However, the position of Skanderbeg was not an easy one, after his father Gjon failed to attempt to rebel again, against the ottoman empire, which cost him all of his land possessions. From a possible ruthless act of revenge from the ottomans, who did not tolerate disloyalty, what protected Skanderbeg was his military success and rising popularity. Regardless, the ottomans did not allow Gjergj to claim any of his natural rights, to his ancestral lands of Kastrioti Princedom and the sultan even removed him from his post as Kruja governor (subaşı in ottoman), to send him as far away from the Albanian lands as possible, as continues uprising against the Ottomans, was taking place.
Return to Kruja
During the Albanians revolt, Skanderbeg was summoned by the Albanian princes Gjergj Araniti and Andrea Topia, to come and fight by his people's side, against the Ottoman occupation. But Skanderbeg remained silent and did not join them, an act that the sultan considered to be his proof of loyalty to the empire.
Turns out, Skanderbeg was only waiting for the right time. In the early November of 1443, Skanderbeg deserted the battle of Nis, when the sultan was fighting against the Hungarian king, Hunyadi. He could not have picked the most perfect time, as he fled as the ottoman army damaged their defense, but also the sultan had to wait for a better time, before trying to stop the Skanderbeg rebellion.
With the sultan and all his major viziers at war, Skanderbeg had enough time to put his plan into action. He returned to Kruje with 300 hundred Albanian men, who had sworn loyalty to him. He took control of the city and on 28th November 1443 he raised the double-headed eagle flag, upon the castle, the same flag Albanians use today.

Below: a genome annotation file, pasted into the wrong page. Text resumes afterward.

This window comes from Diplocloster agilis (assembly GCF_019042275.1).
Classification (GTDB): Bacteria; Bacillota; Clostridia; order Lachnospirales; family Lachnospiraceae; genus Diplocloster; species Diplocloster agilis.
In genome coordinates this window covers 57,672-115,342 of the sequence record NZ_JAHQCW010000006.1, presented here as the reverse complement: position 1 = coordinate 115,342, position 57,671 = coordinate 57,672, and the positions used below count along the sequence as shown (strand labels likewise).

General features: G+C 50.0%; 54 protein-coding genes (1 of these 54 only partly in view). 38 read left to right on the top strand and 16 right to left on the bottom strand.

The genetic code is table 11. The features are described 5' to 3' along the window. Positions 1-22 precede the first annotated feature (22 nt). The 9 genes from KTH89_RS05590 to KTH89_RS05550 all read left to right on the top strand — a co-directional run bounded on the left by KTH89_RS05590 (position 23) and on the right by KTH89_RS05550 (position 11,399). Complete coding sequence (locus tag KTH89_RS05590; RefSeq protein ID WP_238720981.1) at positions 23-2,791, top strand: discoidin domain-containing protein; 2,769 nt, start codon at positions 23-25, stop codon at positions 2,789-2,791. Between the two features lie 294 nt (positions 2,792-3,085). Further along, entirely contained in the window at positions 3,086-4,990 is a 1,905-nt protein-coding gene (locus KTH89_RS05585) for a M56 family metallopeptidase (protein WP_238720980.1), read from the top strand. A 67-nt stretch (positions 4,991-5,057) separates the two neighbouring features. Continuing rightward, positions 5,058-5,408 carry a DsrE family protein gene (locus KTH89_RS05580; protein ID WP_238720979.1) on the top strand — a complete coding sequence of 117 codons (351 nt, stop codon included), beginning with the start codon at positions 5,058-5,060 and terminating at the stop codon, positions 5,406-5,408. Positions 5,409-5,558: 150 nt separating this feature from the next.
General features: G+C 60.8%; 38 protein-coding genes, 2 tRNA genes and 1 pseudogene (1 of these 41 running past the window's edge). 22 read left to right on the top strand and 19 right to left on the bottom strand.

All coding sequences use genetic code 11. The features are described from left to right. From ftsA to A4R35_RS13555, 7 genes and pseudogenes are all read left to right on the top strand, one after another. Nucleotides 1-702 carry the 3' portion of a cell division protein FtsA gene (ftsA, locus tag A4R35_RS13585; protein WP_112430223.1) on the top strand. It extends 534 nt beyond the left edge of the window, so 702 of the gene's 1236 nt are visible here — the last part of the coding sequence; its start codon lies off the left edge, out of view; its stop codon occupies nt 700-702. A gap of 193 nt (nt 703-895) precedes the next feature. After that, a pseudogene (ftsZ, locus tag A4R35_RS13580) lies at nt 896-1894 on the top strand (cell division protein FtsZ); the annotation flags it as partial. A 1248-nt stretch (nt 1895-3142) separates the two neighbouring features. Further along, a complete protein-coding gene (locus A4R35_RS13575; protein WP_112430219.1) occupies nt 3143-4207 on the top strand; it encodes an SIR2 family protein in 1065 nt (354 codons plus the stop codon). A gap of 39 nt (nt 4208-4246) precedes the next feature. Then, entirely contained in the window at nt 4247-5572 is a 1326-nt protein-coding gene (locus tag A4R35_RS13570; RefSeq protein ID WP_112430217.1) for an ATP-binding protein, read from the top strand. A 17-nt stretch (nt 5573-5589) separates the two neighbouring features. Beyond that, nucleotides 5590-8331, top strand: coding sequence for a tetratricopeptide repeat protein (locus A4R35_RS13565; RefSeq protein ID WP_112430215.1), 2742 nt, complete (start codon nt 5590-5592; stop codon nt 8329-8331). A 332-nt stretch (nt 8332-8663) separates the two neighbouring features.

The league of Lezha. (Beselidhja e Lezhes)
One of the most important and crucial events during the Skanderbeg era is the League of Lezha, in which Skanderbeg summoned all the Albanian princes, asking them to unite against a common enemy.
Until that point, they had fought bravely but each on their own against the ottomans and had failed to keep them off their lands. They all achieved an agreement to create a common army, and a common fund to all contribute to the resistance. Skanderbeg was unanimously declared as the “Chief of the League of the Albanian people" and also the commander in chief of the army, but he was not to interfere in the inside decisions of the feudal lord’s princedoms.
The epic battles
And so it began… Skanderbeg wasted no time building his army and creating a powerful alliance, as he knew that the ottomans, who had doomed him as a traitor, would come to seek revenge and to take back his possessions.
The first battle was the battle of Terviolli, which was a very important success for Skanderbeg. Even though he was significantly smaller than his enemies, Skanderbeg achieved a heroic win, which had a major impact. The Albanian princes became more willing to follow his lead, while the population started seeing him as the hero they had longed for.
The sultan sent army after army, to defeat Skanderbeg, but soon he realized that he had made a terrible mistake, by underestimating him and giving him time to prepare, while he himself was busy in the battle against Hungary (which the ottomans won). The sultan even tried to convince Skanderbeg to return under the ottomans rule, promising that he would not face consequences for his rebellion. Skanderbeg refused.
After Skanderbeg achieved another important win at the battle of Mokra, the ottoman sultan started preparing an enormous army, to end the Albanian resistance once and for all. After defeating the Hungarian king Hunyadi, they assumed that they would continue the military success with Albanians too.